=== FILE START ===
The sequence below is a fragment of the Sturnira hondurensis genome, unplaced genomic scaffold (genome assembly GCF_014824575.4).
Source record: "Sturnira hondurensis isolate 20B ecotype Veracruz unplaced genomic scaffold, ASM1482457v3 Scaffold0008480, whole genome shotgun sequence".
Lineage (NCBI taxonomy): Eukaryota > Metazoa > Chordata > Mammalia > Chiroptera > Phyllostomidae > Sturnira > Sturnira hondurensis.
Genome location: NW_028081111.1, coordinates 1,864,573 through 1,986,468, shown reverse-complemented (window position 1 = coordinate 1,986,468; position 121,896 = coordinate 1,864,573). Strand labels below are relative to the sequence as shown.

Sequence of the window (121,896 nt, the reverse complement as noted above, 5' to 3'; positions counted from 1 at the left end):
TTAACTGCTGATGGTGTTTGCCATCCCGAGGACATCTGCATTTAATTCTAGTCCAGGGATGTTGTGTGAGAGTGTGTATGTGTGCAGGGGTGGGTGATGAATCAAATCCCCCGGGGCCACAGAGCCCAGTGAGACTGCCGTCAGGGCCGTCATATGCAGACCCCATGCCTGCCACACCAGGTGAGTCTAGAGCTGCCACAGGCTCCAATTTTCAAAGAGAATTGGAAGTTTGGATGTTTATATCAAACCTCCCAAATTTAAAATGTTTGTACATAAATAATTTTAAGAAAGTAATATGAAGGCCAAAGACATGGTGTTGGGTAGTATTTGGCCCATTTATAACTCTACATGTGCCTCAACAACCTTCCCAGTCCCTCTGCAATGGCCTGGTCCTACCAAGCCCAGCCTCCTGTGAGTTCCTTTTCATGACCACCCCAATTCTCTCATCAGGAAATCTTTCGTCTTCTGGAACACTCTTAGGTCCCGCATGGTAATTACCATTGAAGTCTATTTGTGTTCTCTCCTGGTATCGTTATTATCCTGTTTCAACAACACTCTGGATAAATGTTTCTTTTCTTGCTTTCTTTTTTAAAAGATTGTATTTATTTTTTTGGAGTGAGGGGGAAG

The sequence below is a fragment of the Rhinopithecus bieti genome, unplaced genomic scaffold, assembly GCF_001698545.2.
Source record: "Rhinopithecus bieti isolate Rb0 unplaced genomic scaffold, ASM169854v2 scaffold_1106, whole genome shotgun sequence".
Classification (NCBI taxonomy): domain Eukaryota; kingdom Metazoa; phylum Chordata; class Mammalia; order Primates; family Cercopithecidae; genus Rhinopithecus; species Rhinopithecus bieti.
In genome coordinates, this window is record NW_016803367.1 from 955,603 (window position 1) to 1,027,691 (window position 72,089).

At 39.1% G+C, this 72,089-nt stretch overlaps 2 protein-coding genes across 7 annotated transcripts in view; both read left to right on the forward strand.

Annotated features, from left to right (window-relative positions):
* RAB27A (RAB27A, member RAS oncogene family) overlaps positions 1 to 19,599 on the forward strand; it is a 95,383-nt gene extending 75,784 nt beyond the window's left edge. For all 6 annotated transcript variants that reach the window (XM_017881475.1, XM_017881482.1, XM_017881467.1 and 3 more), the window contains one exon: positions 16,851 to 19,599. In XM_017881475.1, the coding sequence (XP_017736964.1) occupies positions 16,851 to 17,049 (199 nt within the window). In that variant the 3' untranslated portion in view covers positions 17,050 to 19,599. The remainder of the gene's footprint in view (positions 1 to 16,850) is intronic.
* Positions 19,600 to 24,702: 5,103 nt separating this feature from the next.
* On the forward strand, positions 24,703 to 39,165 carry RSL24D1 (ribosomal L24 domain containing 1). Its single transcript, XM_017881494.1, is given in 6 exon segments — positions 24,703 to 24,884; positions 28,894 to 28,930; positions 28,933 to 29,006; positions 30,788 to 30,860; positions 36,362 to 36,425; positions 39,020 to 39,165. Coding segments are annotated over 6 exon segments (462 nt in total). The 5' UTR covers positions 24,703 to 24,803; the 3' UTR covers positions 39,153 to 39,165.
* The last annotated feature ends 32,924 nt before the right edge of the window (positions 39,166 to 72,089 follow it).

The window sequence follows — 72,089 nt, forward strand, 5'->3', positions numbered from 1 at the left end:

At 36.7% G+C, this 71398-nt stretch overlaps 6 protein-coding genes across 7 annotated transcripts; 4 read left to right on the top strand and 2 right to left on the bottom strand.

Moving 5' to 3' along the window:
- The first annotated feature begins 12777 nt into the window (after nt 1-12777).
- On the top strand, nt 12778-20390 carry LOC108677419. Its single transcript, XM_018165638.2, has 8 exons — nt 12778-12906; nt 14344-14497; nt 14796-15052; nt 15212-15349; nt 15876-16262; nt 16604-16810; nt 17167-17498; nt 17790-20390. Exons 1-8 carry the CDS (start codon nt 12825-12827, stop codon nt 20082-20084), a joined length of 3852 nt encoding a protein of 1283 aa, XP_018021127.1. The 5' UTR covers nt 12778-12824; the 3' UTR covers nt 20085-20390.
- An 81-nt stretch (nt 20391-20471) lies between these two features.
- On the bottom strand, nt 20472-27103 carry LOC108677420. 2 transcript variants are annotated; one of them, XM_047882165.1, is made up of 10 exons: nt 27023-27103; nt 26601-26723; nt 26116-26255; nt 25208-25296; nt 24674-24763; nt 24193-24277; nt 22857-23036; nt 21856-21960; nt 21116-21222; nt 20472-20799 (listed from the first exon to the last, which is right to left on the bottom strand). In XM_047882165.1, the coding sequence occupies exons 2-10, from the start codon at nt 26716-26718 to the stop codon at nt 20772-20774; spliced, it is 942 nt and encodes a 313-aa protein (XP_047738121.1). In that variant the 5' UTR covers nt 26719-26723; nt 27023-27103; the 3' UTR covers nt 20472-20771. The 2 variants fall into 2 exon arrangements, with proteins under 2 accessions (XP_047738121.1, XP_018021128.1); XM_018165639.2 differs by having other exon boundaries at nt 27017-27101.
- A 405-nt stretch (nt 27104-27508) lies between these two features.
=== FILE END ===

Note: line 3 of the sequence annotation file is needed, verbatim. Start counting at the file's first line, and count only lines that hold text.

Lineage (NCBI taxonomy): Eukaryota > Metazoa > Chordata > Mammalia > Chiroptera > Phyllostomidae > Sturnira > Sturnira hondurensis.